Vatican law allows sex offenders to escape, say solicitors

Solicitors and barristers have called for the system of law that is operated by the Vatican to be abandoned. One prominent lawyer in particular, Geoffrey Robertson QC, remarked that Canon law has allowed serious sex offenders to escape punishment.

“Canon law has been allowed to trump criminal law in countries throughout the world. This is a very serious matter‚ the pope through his pretensions to statehood refuses to acknowledge that child sex abuse is a serious crime as well as a sin.”

“The Catholic church must abandon canon law as a punishment for priests who commit crimes.”

Robertson further argues that this form of the law “has no public hearings, no DNA test facilities, no enforcement mechanism, and the most severe punishments – excommunication or an order to return to the laity (without entry on a sex offenders’ register) – bears no comparison with the sentences of imprisonment or community service that can be expected under criminal law.”

The penalty for those found guilty of sexual offences against children is to undergo “chiefly spiritual exercises”, which Robertson describes as “derisory”.

Robertson has also remarked that the pope could not be legally considered a head of state and as a result benefit from the protection of diplomatic immunity. Robertson is also fairly critical of the British government for failing to appreciate international law surrounding sovereignty.

The U.K. along with a few other countries actually recognise the supremacy of the Vatican and the Holy See based on a treated signed in 1929 by the Italian dictator Benito Mussolini, known as the Lateran treaty.

“This is nonsense,” Robertson told the Guardian. “The Lateran treaty says nothing of the sort, and even if it did the UK would not be bound, since it was not a party.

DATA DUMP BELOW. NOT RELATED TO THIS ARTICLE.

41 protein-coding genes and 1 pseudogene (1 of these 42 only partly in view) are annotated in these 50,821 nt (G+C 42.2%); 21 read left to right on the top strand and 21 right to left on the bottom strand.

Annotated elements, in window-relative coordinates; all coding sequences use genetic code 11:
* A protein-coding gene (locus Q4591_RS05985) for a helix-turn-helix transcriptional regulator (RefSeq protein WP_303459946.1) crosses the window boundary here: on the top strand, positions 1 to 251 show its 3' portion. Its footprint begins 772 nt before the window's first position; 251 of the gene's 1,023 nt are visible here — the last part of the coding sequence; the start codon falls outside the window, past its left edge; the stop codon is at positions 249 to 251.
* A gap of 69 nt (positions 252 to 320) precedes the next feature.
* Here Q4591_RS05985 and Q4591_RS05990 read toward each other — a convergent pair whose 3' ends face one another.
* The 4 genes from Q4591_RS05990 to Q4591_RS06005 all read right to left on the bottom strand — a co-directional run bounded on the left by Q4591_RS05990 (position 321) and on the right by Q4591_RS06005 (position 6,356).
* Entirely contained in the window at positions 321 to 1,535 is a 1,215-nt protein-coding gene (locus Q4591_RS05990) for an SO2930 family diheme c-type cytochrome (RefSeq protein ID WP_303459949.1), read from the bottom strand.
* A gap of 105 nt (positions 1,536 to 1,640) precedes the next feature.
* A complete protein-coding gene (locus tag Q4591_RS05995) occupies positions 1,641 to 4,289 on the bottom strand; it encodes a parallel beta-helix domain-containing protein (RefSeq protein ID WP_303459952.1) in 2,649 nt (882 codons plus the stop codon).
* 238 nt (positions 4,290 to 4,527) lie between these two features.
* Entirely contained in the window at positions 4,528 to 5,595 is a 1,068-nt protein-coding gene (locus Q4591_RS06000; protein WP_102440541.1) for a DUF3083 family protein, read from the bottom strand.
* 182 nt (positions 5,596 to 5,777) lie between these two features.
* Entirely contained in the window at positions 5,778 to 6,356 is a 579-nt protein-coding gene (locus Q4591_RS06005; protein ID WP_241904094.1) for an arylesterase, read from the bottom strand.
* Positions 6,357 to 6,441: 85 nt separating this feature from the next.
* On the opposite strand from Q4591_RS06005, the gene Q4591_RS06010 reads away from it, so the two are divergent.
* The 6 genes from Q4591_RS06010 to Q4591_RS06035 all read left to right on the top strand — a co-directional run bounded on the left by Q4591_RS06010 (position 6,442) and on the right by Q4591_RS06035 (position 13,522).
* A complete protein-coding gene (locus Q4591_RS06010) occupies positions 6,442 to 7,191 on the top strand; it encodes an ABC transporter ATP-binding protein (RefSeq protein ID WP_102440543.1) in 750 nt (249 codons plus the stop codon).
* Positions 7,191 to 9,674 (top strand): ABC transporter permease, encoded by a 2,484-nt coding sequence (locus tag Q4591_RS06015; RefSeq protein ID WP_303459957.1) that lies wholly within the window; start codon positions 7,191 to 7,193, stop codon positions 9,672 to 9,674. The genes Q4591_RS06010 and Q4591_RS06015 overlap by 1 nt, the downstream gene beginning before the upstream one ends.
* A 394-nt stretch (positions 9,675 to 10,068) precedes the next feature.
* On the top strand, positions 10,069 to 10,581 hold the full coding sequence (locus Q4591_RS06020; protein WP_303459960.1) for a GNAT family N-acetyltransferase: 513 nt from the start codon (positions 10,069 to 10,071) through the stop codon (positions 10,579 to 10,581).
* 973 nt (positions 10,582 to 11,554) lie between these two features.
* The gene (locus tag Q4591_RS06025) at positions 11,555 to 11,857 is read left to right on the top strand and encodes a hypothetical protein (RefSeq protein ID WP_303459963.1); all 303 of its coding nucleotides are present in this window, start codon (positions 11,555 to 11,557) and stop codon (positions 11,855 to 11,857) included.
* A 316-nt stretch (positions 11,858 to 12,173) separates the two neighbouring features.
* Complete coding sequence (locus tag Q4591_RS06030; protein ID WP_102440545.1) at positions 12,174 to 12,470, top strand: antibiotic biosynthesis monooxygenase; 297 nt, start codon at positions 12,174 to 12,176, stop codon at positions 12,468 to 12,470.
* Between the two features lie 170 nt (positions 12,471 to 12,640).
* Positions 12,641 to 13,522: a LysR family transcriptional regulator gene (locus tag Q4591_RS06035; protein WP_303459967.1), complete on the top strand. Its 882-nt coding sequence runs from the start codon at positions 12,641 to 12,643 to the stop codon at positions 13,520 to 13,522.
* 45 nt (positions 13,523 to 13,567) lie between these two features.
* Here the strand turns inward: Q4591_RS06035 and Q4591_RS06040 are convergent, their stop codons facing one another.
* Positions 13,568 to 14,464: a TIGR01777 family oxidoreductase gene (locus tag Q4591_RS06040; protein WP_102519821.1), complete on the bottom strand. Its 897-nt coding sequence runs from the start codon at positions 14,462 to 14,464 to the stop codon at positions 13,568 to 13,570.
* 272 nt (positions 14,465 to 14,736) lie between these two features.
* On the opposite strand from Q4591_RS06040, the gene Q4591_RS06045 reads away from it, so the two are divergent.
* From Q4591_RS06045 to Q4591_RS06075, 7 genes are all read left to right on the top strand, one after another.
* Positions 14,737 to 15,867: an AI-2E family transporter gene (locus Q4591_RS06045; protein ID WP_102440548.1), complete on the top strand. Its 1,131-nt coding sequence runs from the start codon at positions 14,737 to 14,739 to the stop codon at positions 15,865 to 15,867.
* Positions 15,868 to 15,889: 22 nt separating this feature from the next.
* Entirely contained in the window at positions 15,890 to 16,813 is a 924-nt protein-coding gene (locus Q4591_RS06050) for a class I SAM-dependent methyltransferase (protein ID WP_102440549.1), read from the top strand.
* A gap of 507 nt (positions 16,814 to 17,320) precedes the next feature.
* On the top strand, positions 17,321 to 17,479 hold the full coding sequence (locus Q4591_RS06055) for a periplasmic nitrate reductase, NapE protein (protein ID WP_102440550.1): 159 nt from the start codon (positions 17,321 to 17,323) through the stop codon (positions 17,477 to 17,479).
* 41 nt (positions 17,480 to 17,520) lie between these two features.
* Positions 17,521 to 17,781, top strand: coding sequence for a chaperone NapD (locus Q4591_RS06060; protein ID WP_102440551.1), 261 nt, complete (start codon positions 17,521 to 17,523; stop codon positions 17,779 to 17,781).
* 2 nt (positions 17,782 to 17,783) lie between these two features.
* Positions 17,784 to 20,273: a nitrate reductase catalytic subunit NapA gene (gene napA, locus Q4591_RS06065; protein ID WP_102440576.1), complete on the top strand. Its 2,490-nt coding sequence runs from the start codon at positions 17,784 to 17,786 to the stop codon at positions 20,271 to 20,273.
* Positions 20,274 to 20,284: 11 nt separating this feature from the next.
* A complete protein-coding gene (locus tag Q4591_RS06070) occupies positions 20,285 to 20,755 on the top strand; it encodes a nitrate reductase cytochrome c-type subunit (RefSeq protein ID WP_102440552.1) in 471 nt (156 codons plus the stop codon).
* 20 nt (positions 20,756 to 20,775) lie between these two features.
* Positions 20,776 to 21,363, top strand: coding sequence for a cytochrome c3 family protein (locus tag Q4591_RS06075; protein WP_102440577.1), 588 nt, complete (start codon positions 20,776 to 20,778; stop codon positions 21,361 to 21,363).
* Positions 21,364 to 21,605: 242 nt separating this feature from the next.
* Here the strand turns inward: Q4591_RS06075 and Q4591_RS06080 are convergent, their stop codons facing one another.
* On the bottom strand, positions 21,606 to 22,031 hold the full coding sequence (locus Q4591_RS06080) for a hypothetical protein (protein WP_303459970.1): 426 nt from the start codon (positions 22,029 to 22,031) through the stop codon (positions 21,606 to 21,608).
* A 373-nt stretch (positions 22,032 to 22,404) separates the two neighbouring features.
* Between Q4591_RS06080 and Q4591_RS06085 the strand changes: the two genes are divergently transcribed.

“The Lateran treaty cannot serve as a credible or creditable basis for the Holy See to claim statehood. The grant of 108 acres – the size of a large golf course – was not pursuant to any international treaty, but rather the unilateral declaration of one sovereign state.”

Robertson said: “The most dim-witted tourist in St Peter’s Square can recognise that before him stands not a state, but a palace with a basilica surrounded by museums and gardens.”

There has been a growing number of calls from campaigners to have the pope arrested for crimes against humanity.  This comes at a time when the pope is expected to make his first papal visit to Great Britain in nearly thirty years.

It has become clear that the deputy prime minister, Nick Clegg will be among the politicians and religious leaders that are expected to be presented to Benedict XVI by the Queen at Holyroodhouse Palace in Edinburgh.

About the Author:
Antonia Torr is a graduate from the University of Leicester, with a degree in Law with European Union Law. Having enjoyed writing from a young age, Antonia has received numerous awards that act as a testament to her quality of writing. The UK’s Best Solicitors in your area, please visit our website at
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